Article Text

PDF
CP-072 Good practice in complex parenteral iron regimens: a survey in 5 surgical departments
  1. I Dosda,
  2. H Junot,
  3. P Tilleul
  1. Pitie Salpêtrière Hospital, Paris Hospital Public Assistance, Paris, France

Abstract

Background Because of the risk of anaphylaxis, the national drug agency published guidelines for the prescription and administration of parenteral iron complexes. Two drugs have been available since 2013: iron sucrose generics and more recently ferric carboxymaltose (Ferinject).

Purpose To analyse prescriptions for intravenous iron treatment and biological follow up in 5 surgical units (urology, orthopaedics, digestive surgery, stomatology, kidney transplant unit).

Material and methods Over 2 months the biological monitoring of all patients hospitalised in surgery who received parenteral iron complex were analysed: haemoglobin, red blood cells count, blood iron status (serum ferritin, transferrin, iron, and transferrin saturation rate).

Results Among 70 patients, the majority of prescriptions were written in orthopaedics (83%, N = 58) of which 98% (N = 57) included iron sucrose. 14% (N = 11) were treated with ferric carboxymaltose principally prescribed by other surgery units (N = 10). The majority of patients had anaemia (N = 66) but only in 2 was it associated with microcytosis. Blood iron status was only done for 5 patients (7%) of whom 2 presented iron deficiency.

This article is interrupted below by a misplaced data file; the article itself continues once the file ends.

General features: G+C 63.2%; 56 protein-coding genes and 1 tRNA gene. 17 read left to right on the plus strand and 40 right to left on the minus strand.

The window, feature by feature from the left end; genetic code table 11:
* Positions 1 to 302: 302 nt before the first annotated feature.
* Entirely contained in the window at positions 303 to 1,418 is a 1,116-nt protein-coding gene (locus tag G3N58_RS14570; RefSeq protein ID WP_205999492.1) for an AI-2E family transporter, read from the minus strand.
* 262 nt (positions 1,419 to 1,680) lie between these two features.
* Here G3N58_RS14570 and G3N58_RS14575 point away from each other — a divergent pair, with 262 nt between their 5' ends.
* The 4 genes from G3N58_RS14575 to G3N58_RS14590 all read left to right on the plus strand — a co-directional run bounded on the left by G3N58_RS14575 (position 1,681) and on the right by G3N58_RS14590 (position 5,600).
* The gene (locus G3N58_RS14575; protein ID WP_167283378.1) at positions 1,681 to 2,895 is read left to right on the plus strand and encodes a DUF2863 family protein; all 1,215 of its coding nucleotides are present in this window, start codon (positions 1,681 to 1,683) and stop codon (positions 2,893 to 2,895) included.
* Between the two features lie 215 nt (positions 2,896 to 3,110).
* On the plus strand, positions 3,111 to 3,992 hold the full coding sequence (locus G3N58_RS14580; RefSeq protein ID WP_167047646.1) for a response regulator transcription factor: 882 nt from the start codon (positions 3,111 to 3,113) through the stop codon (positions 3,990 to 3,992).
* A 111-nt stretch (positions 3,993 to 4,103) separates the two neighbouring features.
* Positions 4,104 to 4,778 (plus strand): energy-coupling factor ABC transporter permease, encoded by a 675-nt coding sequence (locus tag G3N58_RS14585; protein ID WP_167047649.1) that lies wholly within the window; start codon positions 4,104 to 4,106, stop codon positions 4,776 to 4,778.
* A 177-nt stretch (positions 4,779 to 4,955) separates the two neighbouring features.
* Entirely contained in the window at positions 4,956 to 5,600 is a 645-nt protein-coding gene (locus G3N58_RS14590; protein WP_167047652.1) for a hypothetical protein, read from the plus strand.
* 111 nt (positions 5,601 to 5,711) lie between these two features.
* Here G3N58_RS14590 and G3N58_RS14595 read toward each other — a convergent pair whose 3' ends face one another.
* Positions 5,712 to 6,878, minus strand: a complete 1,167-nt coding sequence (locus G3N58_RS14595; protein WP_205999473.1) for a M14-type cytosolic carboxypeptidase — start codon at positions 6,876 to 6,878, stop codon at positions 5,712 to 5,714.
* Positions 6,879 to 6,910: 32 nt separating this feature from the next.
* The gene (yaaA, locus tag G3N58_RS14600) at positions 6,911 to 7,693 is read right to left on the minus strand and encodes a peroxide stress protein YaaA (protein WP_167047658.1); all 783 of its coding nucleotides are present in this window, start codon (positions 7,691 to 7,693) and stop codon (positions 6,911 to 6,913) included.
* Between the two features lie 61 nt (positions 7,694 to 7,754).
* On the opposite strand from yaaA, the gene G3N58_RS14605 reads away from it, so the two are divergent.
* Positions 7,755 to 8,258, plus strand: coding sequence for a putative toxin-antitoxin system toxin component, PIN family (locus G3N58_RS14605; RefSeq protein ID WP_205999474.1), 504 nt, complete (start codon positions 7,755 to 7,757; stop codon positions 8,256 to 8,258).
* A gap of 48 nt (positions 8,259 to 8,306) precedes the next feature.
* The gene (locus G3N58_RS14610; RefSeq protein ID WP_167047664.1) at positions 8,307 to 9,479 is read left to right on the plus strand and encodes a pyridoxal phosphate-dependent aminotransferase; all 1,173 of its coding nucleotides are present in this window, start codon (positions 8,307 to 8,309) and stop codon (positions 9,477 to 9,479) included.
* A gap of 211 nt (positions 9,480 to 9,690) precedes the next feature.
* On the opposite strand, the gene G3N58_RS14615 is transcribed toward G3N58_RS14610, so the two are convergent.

In this study, the majority of prescriptions were to reduce the need for transfusion in orthopaedic surgery, the efficacy of which has been proven.1 Notice that the full market approval of iron sucrose includes post-surgical treatment when the oral route is not possible. The majority of ferric carboxymaltose prescriptions cause probably more controversy because of no information about blood iron status although absence of iron deficiency is a contraindication.

Conclusion Prescribers have to be reminded of the necessity for blood iron status assessment especially when ferric carboxymaltose is prescribed. Good practice in oral and parenteral iron treatment will be discussed in a multidisciplinary approach (physicians, pharmacists, and biologists). This work will be completed with a pharmacoeconomic study comparing costs between iron sucrose generics and ferric carboxymaltose, which seems to be better tolerated but more expensive.

References and/or Acknowledgements

  1. Muñoz M, García-Erce JA, Cuenca J, et al. Blood Transfus 2012;10(1):8–22

References and/or AcknowledgementsNo conflict of interest.

Statistics from Altmetric.com

Request permissions

If you wish to reuse any or all of this article please use the link below which will take you to the Copyright Clearance Center’s RightsLink service. You will be able to get a quick price and instant permission to reuse the content in many different ways.